The Labor Department projects that 1 million jobs in computing will go unfilled by 2020. These are good jobs, jobs that would allow economic mobility and great earning potential over the course of a career. We know why these positions aren’t being filled—a lack of skilled candidates.
In response, there has been a national movement to teach computing to students in schools across the country. Many organizations, including my own company, are up for the challenge. Our country must make a commitment to teaching every child computer science. That doesn’t mean teaching watered down content and using simple coding apps but a strong curriculum that leads students to achieve real deep and broad mastery of computer science.
The light and fluffy version of computer science—which is proliferating as a superficial response to the increased need for coders in the workplace—is a phenomenon I refer to as “pop computing.”
While calling all policy makers and education leaders to consider “computer science education for all” is a good thing, the coding culture promoted by Code.org and its library of movie-branded coding apps provide quick experiences of drag-and-drop code entertainment. This accessible attraction can be catchy, it...
The four CIOs, who spoke under rules set by conference organizers that they not be quoted by name, said working with their colleagues in other parts of the agency is a constant -- and sometimes challenging -- task.
“My day is generally going to meetings,” said one of them. “A good day is when we can make a decision.”
One key challenge, another said, is that “the requirements outpace the budget” on a regular basis. “So on any given day, I’m negotiating, [asking] ‘Do you really need all this right now?’”
“Ninety-five percent of the time, I convince people to make the right decision,” said another. “Five percent of the time, I have to tell them what the decision is.”
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While the CIOs had varying degrees of authority and responsibility, all indicated that the heads...
As part of an ambitious White House effort initiated last year after a massive government data breach, the Obama administration plans to soon issue the first-ever governmentwide HR strategy for recruiting information security professionals.
Such strategy may be sorely needed, new survey results suggest.
Despite longstanding calls for the federal government to overhaul its recruiting practices to make them more amenable to the digital age, cybersecurity as a discipline doesn’t get respect in some quarters -- including HR.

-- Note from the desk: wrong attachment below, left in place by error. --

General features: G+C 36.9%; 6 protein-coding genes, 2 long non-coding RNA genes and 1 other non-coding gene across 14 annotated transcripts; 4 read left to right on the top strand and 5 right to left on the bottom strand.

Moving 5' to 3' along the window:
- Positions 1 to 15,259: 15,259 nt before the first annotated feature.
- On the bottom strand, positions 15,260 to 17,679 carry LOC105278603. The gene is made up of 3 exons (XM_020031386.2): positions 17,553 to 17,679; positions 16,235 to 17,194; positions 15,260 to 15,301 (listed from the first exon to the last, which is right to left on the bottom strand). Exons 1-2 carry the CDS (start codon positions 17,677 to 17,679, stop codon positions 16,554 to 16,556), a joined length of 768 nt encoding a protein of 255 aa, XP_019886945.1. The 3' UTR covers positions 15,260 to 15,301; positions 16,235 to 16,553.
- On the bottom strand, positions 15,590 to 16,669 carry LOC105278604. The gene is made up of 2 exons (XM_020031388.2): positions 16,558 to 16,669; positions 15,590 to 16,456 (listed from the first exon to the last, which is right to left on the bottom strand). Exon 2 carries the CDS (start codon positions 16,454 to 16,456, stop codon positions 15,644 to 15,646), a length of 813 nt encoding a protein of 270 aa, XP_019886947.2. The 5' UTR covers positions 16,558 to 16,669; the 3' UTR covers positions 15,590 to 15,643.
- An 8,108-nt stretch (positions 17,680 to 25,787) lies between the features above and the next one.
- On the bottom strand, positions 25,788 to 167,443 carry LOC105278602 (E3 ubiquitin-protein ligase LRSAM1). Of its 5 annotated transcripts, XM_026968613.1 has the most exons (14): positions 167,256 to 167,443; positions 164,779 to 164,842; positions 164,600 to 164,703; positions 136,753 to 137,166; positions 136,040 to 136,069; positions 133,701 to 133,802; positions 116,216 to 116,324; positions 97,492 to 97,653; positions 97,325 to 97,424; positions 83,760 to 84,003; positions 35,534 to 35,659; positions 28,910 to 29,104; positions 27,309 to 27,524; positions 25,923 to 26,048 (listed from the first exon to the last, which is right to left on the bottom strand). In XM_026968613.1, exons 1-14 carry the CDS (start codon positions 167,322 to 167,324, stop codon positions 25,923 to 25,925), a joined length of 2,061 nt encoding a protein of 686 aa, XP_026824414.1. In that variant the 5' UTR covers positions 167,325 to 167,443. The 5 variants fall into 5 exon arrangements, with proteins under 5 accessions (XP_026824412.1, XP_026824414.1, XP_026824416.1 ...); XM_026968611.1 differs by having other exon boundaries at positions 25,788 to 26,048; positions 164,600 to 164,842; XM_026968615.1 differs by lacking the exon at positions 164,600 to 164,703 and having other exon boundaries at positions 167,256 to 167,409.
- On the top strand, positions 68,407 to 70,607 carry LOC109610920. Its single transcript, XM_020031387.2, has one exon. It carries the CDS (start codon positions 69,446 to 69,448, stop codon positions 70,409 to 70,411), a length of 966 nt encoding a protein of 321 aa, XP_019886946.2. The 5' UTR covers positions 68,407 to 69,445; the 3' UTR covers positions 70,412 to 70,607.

Thirty-nine percent of federal cybersecurity executives polled in a new survey conducted by (ISC)2 and KPMG reported that their HR department rank cybersecurity as “unimportant” or “very unimportant. In contrast, just 8 percent of respondents said their agency’s IT shop rates cyber as “unimportant.”
That’s particularly concerning because HR offices are essential to helping embed certain values in an agency’s workforce, authors of a report accompanying the survey results noted.
“Integrating cyber hygiene and awareness in the traditional human resources functions of recruiting, onboarding, training and performance assessment are essential to creating a cyber-educated workforce that can reduce the threat potential,” the report stated. “In addition, human resources must nurture the fragile cyber workforce.”
Students seeking a full-time software job or internship are quite optimistic about their salary expectations, according to a new surveyreleased today (May 18) by Devpost, which polled 1,700 US students this spring at hack events it organized on college campuses. The report found that the majority of students expect starting salaries of at least $70,000.
Devpost’s report also found that more than 90% of respondents said receiving equity as part of their compensation was somewhat or very important to them.
The students may find themselves somewhat disappointed. Their expectations far surpass the $50,561 starting salary for the class of 2015, according to data from the National Association of Colleges and Employers, and it’s also higher than what computer and information sciences majors who graduated last year earned, an average of $65,849.
Survey respondents also anticipate their salaries will rise by $20,000 to $30,000 after five years on the job market—even as annual raises have become a thing of the past for many Americans. But their upbeat expectations do reflect one reality, says Devpost CEO Brandon Kessler: the surging demand for students with coding chops. “Wages for software developers are in...
Google Docs can be an essential tool for collaborating in the workplace and for working remotely. The word processor has a few extra features you might not know about, like "Voice Typing." Located in the tool bar, this lets you dictate what you want to write when you're on the go.
Also useful is the "Document Outline" feature. A side bar will pop up breaking down the sections of your writing, allowing you or your editor to see how your work is organized (or perhaps not organized).
Most importantly, users can do a Google Search within Google Docs, extremely useful during the writing process. Highlight a word or phrase, then click on tools, then research. A sidebar will pop up with everything you need to know.
To learn more, check out the video below from CNET: